The existence of even one government, especially a democratic government, is a threat to freedom everywhere. Hoppe says something to the effect that, in a private law society, crime insurance agencies would charge higher premiums in areas that are next to government-controlled territory. He reasons that government employees would likely be categorized, for crime insurance purposes, the same as other criminals... it would be difficult for a government employee to live in a decent neighborhood in free territory because no one would want to be neighbors with him because their premiums would go up.

What's amazing is that Somalia's recent history has really borne this conception out. In the aftermath of the collapse of the Barre regime, warlords took control of Somalia. The US tried to "correct" this "problem", through UN agency, via our involvement there during the early 90's. We got run out on a rail by Aidid culminating in our withdrawal after the tragic Black Hawk Down incident. For some time during the 90's, UN intervention in Somalia was extremely limited and the Somali economy began to heal, with education rates and nourishment increasing at an extremely rapid pace (check out PT Leeson's paper on this, Better Off Stateless). In 2006, Ethiopia, then, tried to invade but they were repelled. This resulted in a splintering of the ICU, and the new proto-governmental group called al-Shabaab.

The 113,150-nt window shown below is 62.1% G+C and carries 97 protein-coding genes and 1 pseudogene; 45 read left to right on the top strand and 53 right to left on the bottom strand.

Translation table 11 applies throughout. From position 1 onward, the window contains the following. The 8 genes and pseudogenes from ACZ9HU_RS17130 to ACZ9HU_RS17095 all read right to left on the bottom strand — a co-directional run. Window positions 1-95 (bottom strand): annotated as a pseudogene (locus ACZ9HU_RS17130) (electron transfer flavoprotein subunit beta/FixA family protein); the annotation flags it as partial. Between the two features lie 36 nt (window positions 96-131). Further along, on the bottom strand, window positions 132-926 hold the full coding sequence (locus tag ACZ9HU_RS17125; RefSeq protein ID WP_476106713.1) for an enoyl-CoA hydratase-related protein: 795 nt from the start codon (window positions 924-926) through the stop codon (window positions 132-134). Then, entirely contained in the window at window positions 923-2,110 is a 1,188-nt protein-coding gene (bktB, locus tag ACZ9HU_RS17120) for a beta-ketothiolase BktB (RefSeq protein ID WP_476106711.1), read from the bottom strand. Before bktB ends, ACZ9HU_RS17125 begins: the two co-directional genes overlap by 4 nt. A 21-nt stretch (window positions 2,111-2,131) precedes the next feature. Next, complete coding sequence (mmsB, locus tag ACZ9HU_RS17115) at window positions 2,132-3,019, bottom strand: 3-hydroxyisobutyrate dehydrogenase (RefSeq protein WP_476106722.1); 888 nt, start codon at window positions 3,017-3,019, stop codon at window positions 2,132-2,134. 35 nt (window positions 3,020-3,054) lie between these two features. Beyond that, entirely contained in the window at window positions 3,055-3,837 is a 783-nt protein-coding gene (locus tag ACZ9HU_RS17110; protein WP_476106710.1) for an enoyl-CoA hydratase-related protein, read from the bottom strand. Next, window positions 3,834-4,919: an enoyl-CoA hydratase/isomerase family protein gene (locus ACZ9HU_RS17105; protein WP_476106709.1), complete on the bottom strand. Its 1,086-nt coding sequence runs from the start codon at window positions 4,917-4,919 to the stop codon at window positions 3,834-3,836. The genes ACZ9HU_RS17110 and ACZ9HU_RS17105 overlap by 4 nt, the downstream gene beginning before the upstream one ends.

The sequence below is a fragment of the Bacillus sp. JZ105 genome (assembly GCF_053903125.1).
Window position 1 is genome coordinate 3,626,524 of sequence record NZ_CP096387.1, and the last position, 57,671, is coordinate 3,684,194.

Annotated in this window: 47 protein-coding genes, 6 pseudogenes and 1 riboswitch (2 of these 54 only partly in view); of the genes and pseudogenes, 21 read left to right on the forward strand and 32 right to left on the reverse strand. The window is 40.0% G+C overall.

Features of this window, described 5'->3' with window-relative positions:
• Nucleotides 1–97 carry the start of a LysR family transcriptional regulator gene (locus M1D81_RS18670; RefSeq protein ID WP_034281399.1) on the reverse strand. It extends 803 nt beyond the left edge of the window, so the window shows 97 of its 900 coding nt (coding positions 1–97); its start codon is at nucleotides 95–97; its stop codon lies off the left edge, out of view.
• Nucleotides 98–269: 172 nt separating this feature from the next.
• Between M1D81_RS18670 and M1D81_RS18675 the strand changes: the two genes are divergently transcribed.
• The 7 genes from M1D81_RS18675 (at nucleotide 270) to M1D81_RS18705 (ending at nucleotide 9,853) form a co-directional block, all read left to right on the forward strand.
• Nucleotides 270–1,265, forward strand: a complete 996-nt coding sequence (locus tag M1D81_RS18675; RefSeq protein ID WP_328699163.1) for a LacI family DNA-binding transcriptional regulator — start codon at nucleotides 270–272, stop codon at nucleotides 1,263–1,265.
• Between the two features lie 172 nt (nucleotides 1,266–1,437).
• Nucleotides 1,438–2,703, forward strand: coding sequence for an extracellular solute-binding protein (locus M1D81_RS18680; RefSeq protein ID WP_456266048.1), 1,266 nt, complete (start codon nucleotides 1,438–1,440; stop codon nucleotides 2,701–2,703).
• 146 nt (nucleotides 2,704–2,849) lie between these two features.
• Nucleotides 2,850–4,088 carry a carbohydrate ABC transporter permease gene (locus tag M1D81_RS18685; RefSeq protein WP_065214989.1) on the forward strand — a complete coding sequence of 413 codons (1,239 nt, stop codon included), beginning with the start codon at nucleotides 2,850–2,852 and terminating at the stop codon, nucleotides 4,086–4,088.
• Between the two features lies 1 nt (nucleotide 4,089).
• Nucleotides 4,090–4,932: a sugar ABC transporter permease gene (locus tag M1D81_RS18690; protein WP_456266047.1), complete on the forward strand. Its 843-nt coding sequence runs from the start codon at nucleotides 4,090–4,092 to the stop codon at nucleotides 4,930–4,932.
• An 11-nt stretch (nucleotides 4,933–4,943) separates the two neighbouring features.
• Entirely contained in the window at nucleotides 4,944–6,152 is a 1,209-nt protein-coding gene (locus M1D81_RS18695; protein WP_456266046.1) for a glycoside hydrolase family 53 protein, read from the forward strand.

The most recent battles over Mogadishu have been the result of -- surprise surprise! -- the attempt to impose a "real state" on Somalia from above, by the miserably underfunded AU and its "AMISOM" troops, mostly rerun Ethiopians who got their butts kicked out last time they tried to invade. After months of not being paid, some of the AMISOM soldiers have sold their weapons to buy food, which should give you an idea of the level of willpower the AU has in this mission. The al-Shabaab and other ICU groups smell blood in the water and the AU's meddling in Somalia has created a "capture the flag" atmosphere in Somalia... each group maneuvering itself to be in the best position to project governmental power if and when a government is "created" - aka "imposed" - in Somalia. But most remarkable is that the Somalis have treated the UN/AU's "Transitional Federal Government" as a mortal threat rather than buying into the benign administrative cloak with which the TFG has tried to wrap itself. One TFG emissary to the UN said (paraphrase), "They are trying to kill this baby in the cradle. al-Shabaab knows that if this thing takes hold it will become a government and they want to prevent that from happening." But, of course, it is the local al-Shabaab - not the AU's Ethiopian troops protecting a tiny garrison in Mogadishu called the "Transitional Federal Government" - who are solely to blame for the killing of innocents in Mogadishu. I'm not saying al-Shabaab gets a cart blanche by virtue of being local... if al-Shabaab kills innocents, that is as immoral as anyone else killing innocents. But al-Shabaab has a perfectly sound justification for going to war against the TFG... it's a baby government!